• Less maintenance over the long run because these grasses are “meant to be here.”

    • Native grasses reduce storm run off due to their deep roots (vs sodded turf grass).

    • They act as a filtration mechanism for cleaning out toxins from the soil.

    • Requires less mowing, so less air pollution.

    • Native grasses act as a carbon sink.

    • Less expensive than sod.

    • Some suggestions: big bluestem grass, little bluestem, buffalo grass

  • Lawn burn: Tall fescue grass works well

  • Pets and Poison: AJ mentioned contacting a pet poison hotline. A recent article on pets and poison provides information on what to do and who to call.

Most importantly, remember that what’s outside can come inside. You may do your best to keep your home free of harmful toxins, but pesticides sprayed on lawns outside stick to shoes and pets and get tracked inside. A recent study about pesticides lurking in our home addresses this problem.

For more tips on how to keep your outdoor spaces pet- and human-safe, take a look at Rye Sustainability’s Takeaway Tips: Healthy Yards, Healthy Pets.

How Do I Know My Cleaning Products are Safe?

Is That Cleaning Product Truly “Green” or Am I Being Greenwashed?

You’ve resolved to keep your family and pets safe by purchasing “green” cleaning products. But you get to the store only to be baffled by the dizzying array of products listing unrecognizable ingredients and displaying ominous warning labels. How do you choose which product to purchase?

Unfortunately our legal system is currently ill-equipped to provide sufficient clarity on potentially harmful chemicals contained in cleaning products. According to The Environmental Working Group, “U.S. law allows manufacturers of cleaning products to use almost any ingredient they wish, including known carcinogens and substances that can harm fetal and infant development. And the government doesn’t review the safety of products before they’re sold.”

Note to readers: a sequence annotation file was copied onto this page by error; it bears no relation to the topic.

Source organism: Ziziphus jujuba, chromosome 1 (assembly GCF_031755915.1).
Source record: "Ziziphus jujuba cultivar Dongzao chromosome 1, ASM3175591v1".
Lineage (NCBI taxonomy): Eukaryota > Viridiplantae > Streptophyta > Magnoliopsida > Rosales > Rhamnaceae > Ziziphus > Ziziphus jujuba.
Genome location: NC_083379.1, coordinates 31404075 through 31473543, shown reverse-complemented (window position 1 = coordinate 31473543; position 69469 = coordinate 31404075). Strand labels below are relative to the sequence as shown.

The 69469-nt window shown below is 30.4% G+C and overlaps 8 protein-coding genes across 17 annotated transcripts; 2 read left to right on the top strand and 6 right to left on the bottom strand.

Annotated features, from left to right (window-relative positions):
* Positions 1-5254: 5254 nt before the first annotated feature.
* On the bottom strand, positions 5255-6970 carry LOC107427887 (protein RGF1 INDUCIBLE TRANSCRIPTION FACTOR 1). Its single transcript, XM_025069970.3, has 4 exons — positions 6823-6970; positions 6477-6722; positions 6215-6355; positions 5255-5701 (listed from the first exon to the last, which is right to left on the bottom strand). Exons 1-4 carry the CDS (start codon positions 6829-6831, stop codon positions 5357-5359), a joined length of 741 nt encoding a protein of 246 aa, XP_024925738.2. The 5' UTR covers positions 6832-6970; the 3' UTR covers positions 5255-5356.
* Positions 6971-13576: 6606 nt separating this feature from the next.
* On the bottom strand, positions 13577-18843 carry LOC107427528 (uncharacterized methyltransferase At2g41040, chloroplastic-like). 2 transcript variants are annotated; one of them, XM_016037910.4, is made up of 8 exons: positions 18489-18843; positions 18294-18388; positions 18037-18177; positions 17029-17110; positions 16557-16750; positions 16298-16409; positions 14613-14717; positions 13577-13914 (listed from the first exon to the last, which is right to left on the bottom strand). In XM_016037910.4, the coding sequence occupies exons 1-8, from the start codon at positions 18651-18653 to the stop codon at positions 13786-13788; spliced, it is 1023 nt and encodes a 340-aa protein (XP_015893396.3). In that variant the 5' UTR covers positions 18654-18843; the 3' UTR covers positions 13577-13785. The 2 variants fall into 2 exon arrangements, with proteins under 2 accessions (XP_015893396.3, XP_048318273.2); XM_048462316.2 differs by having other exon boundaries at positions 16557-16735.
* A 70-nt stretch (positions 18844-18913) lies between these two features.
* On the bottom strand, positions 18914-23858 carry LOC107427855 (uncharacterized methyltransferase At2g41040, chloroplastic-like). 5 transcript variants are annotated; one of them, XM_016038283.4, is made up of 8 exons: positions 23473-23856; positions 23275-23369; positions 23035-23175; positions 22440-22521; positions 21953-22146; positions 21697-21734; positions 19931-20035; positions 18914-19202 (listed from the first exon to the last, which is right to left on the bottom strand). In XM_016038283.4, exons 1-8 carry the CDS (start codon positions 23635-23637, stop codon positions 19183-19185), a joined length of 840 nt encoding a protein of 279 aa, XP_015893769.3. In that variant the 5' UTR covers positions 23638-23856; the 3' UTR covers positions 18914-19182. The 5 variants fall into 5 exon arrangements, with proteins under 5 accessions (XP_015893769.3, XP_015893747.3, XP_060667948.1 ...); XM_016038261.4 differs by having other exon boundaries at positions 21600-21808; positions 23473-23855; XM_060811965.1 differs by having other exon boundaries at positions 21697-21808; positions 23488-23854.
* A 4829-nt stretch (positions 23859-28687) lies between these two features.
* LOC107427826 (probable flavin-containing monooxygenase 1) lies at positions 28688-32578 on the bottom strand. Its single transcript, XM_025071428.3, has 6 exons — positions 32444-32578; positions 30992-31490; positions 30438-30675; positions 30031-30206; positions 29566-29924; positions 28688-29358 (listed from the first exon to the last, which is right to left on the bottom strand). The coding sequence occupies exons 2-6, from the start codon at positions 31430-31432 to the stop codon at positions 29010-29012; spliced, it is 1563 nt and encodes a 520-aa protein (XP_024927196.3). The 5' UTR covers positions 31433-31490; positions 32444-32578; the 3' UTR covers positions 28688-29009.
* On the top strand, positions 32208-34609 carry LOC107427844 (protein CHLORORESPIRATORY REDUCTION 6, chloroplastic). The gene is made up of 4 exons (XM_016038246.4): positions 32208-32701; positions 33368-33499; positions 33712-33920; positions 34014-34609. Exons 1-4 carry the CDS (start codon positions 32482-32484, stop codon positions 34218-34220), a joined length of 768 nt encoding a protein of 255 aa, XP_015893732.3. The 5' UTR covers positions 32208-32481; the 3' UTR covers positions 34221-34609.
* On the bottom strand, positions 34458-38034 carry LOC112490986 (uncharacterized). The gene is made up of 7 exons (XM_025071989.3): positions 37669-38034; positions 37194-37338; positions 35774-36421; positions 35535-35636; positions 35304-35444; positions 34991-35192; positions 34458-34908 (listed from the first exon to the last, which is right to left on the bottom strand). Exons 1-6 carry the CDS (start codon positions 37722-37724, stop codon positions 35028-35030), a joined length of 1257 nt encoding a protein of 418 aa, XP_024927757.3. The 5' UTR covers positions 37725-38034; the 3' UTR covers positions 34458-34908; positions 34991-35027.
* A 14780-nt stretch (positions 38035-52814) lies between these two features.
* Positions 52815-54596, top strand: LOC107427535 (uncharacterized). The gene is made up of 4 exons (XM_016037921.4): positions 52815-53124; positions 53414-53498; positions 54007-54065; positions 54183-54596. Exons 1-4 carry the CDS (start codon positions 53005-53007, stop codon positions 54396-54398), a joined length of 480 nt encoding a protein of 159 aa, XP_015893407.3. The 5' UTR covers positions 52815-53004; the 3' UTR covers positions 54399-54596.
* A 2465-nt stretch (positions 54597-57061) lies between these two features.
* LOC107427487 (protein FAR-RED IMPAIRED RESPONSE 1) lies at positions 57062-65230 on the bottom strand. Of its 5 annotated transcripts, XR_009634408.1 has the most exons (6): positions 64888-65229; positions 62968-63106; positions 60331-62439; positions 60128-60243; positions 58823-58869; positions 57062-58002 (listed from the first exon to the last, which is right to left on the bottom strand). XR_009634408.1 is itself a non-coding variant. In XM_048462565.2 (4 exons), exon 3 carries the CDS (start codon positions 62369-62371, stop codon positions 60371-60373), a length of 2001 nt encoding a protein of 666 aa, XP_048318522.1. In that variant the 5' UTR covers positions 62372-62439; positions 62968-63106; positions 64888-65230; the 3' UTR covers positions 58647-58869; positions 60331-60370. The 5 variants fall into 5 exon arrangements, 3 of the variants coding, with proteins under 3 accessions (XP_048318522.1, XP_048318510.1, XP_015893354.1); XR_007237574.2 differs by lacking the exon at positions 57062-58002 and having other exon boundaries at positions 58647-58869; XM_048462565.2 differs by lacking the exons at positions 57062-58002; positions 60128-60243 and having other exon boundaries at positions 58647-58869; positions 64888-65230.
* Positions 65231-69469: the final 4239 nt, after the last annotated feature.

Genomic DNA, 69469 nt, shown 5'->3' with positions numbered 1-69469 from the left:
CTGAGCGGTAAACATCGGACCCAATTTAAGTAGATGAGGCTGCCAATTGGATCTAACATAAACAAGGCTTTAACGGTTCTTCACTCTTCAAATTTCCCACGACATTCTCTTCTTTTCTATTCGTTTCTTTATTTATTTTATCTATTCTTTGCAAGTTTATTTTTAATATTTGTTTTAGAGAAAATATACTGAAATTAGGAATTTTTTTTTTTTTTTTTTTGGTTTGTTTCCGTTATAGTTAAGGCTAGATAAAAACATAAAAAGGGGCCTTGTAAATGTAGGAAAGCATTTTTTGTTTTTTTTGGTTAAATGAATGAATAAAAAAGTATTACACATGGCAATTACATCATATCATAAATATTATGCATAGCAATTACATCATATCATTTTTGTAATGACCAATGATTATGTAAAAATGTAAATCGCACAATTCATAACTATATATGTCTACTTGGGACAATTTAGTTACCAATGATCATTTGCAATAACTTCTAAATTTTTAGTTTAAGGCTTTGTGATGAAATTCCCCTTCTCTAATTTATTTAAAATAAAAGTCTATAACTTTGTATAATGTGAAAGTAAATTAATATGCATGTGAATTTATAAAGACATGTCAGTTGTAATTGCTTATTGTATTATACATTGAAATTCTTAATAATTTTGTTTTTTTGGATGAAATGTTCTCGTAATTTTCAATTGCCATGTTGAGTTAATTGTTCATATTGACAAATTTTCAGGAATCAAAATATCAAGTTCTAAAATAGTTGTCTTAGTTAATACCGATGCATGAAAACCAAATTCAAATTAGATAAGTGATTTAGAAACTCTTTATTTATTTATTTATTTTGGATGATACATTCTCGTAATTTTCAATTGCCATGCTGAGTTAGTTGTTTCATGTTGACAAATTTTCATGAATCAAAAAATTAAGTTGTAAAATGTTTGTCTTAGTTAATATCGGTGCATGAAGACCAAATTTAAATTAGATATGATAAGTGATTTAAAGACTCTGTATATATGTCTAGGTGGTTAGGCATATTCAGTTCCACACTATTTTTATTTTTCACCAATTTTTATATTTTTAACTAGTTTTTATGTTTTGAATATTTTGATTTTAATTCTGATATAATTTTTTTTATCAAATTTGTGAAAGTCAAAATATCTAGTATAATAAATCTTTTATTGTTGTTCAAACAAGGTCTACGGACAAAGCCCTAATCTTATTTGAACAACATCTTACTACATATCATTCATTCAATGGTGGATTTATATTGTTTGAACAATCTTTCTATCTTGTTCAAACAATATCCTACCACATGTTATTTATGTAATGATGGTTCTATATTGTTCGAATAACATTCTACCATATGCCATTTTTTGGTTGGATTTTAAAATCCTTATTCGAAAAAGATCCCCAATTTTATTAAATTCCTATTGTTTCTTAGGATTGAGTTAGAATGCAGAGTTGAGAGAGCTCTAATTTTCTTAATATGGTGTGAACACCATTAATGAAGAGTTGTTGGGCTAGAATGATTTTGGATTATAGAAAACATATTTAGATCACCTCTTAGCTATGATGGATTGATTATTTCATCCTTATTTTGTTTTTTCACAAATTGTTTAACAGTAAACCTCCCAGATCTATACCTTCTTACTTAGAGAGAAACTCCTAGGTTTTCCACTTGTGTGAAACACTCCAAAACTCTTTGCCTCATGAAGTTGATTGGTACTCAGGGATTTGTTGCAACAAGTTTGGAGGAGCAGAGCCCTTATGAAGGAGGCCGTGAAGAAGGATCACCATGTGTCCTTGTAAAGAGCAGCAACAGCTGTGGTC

So how do we make informed choices about the products we purchase to ensure that they’re truly healthy and safe?

One simple way is to check the labels for ingredients and certification by reputable watchdog organizations. Or you can refer to resources from accredited organizations to assist you in making that final choice.

Some resources to assist you in figuring it all out:

For more household tips and resources, visit Rye Sustainability’s Tips Page

Rye Receives Tree City USA Designation

It’s official! Rye has received Tree City USA recognition from the Arbor Day Foundation! Rye Sustainability worked with Rye City staff to reinstate this important designation after its lapse for many years.

Rye Sustainability would like to thank City staff Christian Miller, Ryan Coyne, Melissa Johanessen, and Joe Fazzino for all their help, and a special thank you to Mayor Cohn for making the official proclamation.

Stay tuned for details about an upcoming Rye City Arbor Day, but information about Tree City USA and the importance of trees can be found on RSC's Tree Fund Page.

Want to help keep Rye a beautiful, tree-lined community? Consider a donation to the Rye Tree Fund, which helps finance the planning, purchasing and planting of street trees in Rye.

A Plastic Free July? Try It Out!

Bring your own Bag!

Bring your own Bag!

Plastic Free July, a global initiative of the Plastic Free July organization, is just a few days away. Rye Sustainability is encouraging residents to join us in making a commitment to ditch those pesky and unnecessary single-use disposable plastic items that never degrade and can easily be replaced by durable, reusable products.

Studies show it takes only three weeks to form a new habit, so start with July and go from there!

What Can You Do?

Here are some easy tips to get started:

Participate in a beach cleanup. Most beach waste is plastic.

Participate in a beach cleanup. Most beach waste is plastic.

  • BYOB: Bring your reusable bag when shopping.
  • Water Bottles: Instead of reaching for that plastic bottle of water, fill up a reusable bottle.
  • Drinking Straws: Take the Sound Shore Last Straw Pledge and say "no thanks" to plastic straws that are never recycled and last virtually forever in our waste stream.
  • Utensils: Avoid disposable plastic utensils in favor of metal or, if you're taking your meal outside the home, bring more sustainable bamboo.
  • Produce Bags: Avoid pre-packaged produce and bring along a cloth produce bag.
  • Containers: Check out the bulk food sections at the grocery store and stock up with your reusable container. Some stores will even allow you to bring your own containers from home to fill prepared foods.
  • Wrap: Instead of plastic wrap, try beeswax that can be washed and reused multiple times.